Submitted by Sovereign Man

Education funds would follow each student under proposed bill

What happened:

Currently, federal education funds are distributed to state governments, which then distribute those to local schools. But under legislation proposed by Senator Rand Paul, called the Support Children Having Open Opportunities for Learning (or SCHOOL) Act, those funds would actually follow each individual student.

It would be up to the parents if they would like to spend the money sending their child to public school, or if they would rather use the money for a private school, charter school, or even homeschool supplies. For instance, the money could go towards homeschool curriculum materials, technology necessary for learning, tutoring, and even certain extracurriculars.

“As the impact of the ongoing pandemic and the government response efforts continue to place parents in situations requiring greater flexibility in balancing working and providing for their families’ critical needs, especially when educating their children at home, my SCHOOL Act grants them that flexibility by empowering them to use their own tax dollars to find the option that best fits their family’s needs and allowing them to reclaim a bit of stability in uncertain times,” said Dr. Paul.

What this means:

More choice is always a good thing.

If the federal government is going to be in the business of spending money on education, this at least gives the recipient more control to direct their tax dollars where they see fit.

It’s a small step towards defunding something you disagree with, if you aren’t happy with local schools. Plus it will give more options to low income people, who could use these resources to divorce themselves from a failing and dangerous school system.

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This sort of proposal would usually be dead on arrival. But in the times of Covid-19, with more parents than ever considering homeschooling, this might actually get the consideration it deserves.

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South Dakotans forced to sue after Health Department guts food freedom law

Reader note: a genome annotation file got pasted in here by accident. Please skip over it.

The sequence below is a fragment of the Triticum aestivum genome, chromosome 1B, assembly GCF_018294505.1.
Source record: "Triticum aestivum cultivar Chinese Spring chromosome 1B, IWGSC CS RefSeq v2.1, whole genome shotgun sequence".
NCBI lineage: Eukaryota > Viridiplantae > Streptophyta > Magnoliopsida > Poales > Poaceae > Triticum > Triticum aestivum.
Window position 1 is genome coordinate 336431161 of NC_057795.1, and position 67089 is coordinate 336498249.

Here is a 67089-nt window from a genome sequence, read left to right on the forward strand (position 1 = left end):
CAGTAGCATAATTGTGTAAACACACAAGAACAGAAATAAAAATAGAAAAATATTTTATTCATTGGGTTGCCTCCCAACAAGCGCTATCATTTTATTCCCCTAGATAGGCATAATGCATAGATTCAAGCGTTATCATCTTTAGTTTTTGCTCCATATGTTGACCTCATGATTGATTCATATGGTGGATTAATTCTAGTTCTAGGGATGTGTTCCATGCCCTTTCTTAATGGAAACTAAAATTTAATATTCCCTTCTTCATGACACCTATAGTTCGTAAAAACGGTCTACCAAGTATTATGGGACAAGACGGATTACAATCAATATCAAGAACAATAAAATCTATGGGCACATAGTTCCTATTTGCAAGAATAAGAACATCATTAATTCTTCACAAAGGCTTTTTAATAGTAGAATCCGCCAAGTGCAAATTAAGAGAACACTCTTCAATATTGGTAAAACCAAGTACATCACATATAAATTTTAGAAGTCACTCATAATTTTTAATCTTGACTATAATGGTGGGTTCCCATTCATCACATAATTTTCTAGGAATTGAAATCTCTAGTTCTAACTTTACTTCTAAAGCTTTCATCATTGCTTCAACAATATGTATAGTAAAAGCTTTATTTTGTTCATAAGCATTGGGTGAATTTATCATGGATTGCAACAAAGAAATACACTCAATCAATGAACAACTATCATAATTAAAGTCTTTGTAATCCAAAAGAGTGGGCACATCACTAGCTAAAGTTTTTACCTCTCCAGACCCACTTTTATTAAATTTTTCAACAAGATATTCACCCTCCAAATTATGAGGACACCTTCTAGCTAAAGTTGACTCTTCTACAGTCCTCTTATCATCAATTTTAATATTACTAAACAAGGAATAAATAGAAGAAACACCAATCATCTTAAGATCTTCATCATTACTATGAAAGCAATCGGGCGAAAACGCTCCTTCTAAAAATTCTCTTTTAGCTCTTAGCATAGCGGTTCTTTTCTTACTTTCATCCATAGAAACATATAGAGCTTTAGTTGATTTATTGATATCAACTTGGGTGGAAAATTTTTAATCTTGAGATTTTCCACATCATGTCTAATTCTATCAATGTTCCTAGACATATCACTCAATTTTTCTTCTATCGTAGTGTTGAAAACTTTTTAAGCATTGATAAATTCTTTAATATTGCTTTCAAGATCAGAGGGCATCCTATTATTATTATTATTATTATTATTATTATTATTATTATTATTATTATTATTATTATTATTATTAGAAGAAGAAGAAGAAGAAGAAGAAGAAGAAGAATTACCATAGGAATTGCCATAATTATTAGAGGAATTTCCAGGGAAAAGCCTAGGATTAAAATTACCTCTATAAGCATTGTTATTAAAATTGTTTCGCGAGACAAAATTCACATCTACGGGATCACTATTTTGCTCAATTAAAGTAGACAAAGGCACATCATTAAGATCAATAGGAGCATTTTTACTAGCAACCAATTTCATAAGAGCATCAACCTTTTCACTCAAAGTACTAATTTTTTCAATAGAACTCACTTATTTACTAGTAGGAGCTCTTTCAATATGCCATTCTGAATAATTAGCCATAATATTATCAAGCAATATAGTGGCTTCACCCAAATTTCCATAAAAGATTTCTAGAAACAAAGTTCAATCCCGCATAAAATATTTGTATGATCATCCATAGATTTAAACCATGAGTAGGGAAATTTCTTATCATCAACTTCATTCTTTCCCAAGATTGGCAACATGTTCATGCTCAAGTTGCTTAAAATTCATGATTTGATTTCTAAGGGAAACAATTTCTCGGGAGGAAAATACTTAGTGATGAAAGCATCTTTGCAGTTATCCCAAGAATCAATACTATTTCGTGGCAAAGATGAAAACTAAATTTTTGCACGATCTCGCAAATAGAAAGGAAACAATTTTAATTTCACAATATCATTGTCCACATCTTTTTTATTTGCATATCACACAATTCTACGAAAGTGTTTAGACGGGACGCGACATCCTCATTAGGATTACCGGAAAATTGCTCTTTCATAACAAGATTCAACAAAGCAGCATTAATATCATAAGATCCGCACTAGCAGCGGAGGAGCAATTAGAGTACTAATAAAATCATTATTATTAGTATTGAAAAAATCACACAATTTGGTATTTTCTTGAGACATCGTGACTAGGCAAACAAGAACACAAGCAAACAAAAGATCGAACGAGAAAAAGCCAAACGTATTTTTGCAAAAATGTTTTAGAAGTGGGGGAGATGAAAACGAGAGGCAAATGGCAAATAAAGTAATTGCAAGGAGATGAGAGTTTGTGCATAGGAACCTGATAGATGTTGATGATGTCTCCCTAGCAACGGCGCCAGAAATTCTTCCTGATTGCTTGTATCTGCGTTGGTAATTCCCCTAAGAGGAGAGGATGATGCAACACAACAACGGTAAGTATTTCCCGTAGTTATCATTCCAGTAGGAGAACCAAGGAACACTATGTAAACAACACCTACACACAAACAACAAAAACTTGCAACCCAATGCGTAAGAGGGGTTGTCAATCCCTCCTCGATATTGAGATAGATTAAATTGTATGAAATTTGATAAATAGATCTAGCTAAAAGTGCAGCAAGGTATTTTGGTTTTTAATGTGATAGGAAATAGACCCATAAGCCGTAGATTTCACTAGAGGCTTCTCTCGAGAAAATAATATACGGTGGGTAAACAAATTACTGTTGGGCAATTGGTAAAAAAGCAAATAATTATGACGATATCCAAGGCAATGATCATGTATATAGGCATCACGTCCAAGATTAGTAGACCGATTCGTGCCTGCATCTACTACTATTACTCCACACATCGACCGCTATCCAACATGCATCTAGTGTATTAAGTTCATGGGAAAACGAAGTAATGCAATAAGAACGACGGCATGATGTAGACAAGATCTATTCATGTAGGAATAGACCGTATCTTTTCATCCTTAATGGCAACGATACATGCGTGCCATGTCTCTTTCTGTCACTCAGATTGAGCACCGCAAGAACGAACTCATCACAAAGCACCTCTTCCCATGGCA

What happened:

In 2017, South Dakota passed one of the best food freedom laws in the country. It allowed small-scale food produced in a home kitchen to be sold to the public. This was especially helpful to small farmers, and rural or lower income people looking for a side income. Not to mention that it introduced high-quality food products like pickles, pies, bread, canned goods, homemade meals, jams, and even fresh entrees into far flung, underserved markets across the state.

And literally no one became sick from consuming products from this cottage food industry.

But then at the start of 2020, South Dakota Health Department regulations went into effect, which essentially gutted the law, and heavily restricted what could be sold.

Cottage foodies sued, challenging the regulations’ legality. The Health Department responded by attempting to have the lawsuit dismissed, and force the food producers to appeal to the Health Department.

Luckily, the courts refused to dismiss the lawsuit.

What this means:

So it’s great that these people’s rights weren’t entirely trampled by the court. But they now have to waste valuable time and resources just to fight the state to be able to exercise basic freedoms. Freedoms which were codified into law, no less.

But a handful of unelected bureaucrats have the power to change laws.

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Seriously, who are these psycho bureaucrats with the energy to harass homemakers who just want to earn a living or a side income? It’s really pathetic when you think about it. So many people are lurking out there, just waiting to step in and tell two adults that it is illegal to sell food to one another.

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2 million people impersonated in comments on Net Neutrality rulemaking

What happened:

Remember when the repeal of net neutrality got everyone fired up, believing the end of a free and open internet was nigh?

When a government agency changes regulations, they allow the public to comment. And no Federal Communications Commission rulemaking got the public more riled up than the repeal of net neutrality.

But it turns out, of the 23 million people who commented on the regulation– for or against– 2 million of those people were not who they said they were. These comments came from stolen identities, some of them from dead people.

What this means:

This is an important lesson in the age of Twitter rule. Even in official government rulemaking, the mob isn’t necessarily real.

So as businesses and governments bow to the Twitter mobsters, it makes you wonder, who exactly is pulling the strings behind the scenes?

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How about attempted murder charges for not wearing a mask?

What happened:

By now, plenty of cities and states have threatened possible jail time for not wearing masks in public. But a city councilwoman from Nashville, Tennessee wants to take it further.

Not wearing a mask, she suggested at a recent virtual council meeting, should perhaps carry attempted murder charges.

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What this means:

As another councillor responded, the city does not have the power to pass criminal laws, thankfully. But just the fact that elected officials seriously suggest this is pretty scary.

Sadly, it’s not a far cry from the other draconian measures that have swept across the nation, in the same of safety.

Via Zerohedge